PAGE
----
Last week, the show’s return was a tad marred by the shifting of the story to Jamie’s point of view and that scene. This week, the show returns to what it made it great in the first place. Sighs of relief all around.
If there was any doubt as to whose point of view we were going to follow this week, it was quickly put to rest by the opening scene. There is a quite a bit of sex in this show, more than quite a bit. Usually, I am not a fan of sex scenes. They tend to be stylized, awkward, gratuitous, and predictable.
The sex scenes in this show are not. While they are incredibly graphic, they stay this side of tasteful. Best of all, however, they tend to move the story forward in good ways. In “The Wedding,” we watched these two strangers become lovers through the evolution of the sex they had. The scene this week showed us that Jamie and Claire have achieved a real level of intimacy, more even than the end of their wedding night.
This shift in their relationship was beautifully shown in two other scenes, in which both were fully clothed. The first was the scene in the woods with the dead baby. Jamie is so kind and gentle with Claire, able to provide comfort to her when she really needs it. It’s no coincidence that she asks him to take her “home.” Until now, that word has been reserved for Frank and his world.
The other scene was where they said goodbye. Through a series of looks and kisses, it is now crystal clear that Claire and Jamie are in love with each other. I rather expected one of them to express it, but the scene worked better without the words. Again, it is Claire’s words that betray much more than she means. When she tells Jamie to come back to her, she is also telling the audience that she will not be using his absence to go running to the stones. What a big shift in her attitude.
All this change occurs within a framework of several small plots. We meet the Duke of Sandringham. What an interesting character. On the one hand, he is smarmy, spoiled, and unctuous. Underneath all that foppery, however, is a man who knows how to play the game. I will be interested to see if he does, indeed, keep his word and help Jamie with a pardon.
Geillis is a fascinating woman and I loved spending so much time with her. Her dance in the woods was a direct echo to the opening episode, but she takes it a bit further. And, while she may not be a witch, she is a murderer. A shameless one at that. She wants Dougal and is not going to let a little thing like two spouses stand in her way. I felt for Dougal when he admitted to Colum that he loves Geillis. I get the feeling the man has not had a lot of love in his life.
The argument between Colum and Dougal was incredible to watch. Colum, a good foot shorter than his brother, gets literally in his face before banishing him from the castle. Dougal may be heartbroken and furious, but he respects his brother enough to go.
The one plot that isn’t working for me is how determined Laoghaire is to interfere in an attempt to win Jamie. The woman scorned theme is one that a show that is proving to be exceptional in its portrayal of women could have skipped. I was taken aback when Claire slapped the girl. While she probably deserved it for being such a cow, Claire is usually more restrained. Another sign, perhaps, of how much she cares of Jamie.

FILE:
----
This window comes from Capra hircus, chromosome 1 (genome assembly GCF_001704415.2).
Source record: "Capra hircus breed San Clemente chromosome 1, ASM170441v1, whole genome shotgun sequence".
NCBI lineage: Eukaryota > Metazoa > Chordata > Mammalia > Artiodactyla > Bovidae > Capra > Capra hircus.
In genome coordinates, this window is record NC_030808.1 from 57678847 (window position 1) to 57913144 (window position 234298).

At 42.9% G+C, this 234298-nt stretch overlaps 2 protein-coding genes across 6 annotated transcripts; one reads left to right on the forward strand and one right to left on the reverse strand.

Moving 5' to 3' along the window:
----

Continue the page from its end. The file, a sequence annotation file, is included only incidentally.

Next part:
I was much happier with this episode than the last. Duels, sex, babies in trees, dances in the woods, and a murder or two. What else do you need from an hour of television?
Bits and Pieces:
-- I want to avoid spoilers for those who have not read the book. To discuss differences between the book and the show, foreshadowing, or anything else that might spoil the story, head over to my review of the novel.
-- “By the pricking of my thumbs/Something wicked this way comes.” William Shakespeare, Macbeth. It is a line spoken by one of the three witches.
-- I loved the Duke’s panic when he begged Jamie to tell Claire that her husband’s injuries were not the Duke’s fault. Claire certainly made an impression in a hurry.
-- I loved Colum’s face as he realized the truth about Dougal and Geillis at the dinner. A mixture of surprise and fury, his eyes were amazingly expressive.
Ned: “Truth or lies have very little to do with the law.”
Claire: “Don’t tell me you believe in fairies and changelings and all that.”
Jamie: “It’s not about what I believe. These people, they’ve never been more than a day’s walk from the place they were born. They hear no more of the world than what Father Bain tells them in the kirk on a Sunday. For the parents of that child, it might comfort them a bit to think it’s the changeling that died, to think of their own child, healthy and well, living forever with the fairies.”
Claire: “Take me home.”
Sandringham: “Damn that Randall! I must admit that shielding him from the consequences of his misdeeds sometimes feels like a full-time occupation, and I loathe work.”
Moore is joined by Ira Steven Behr, the writer of the episode. Another good discussion around the writing, directing, and editing choices made.
There is a great section about working with Simon Callow. They talk about what it was like for this relatively new cast to work with such a seasoned professional and how effortless Callow makes it all look.
ChrisB is a freelance writer who spends more time than she ought in front of a television screen or with a book in her hand.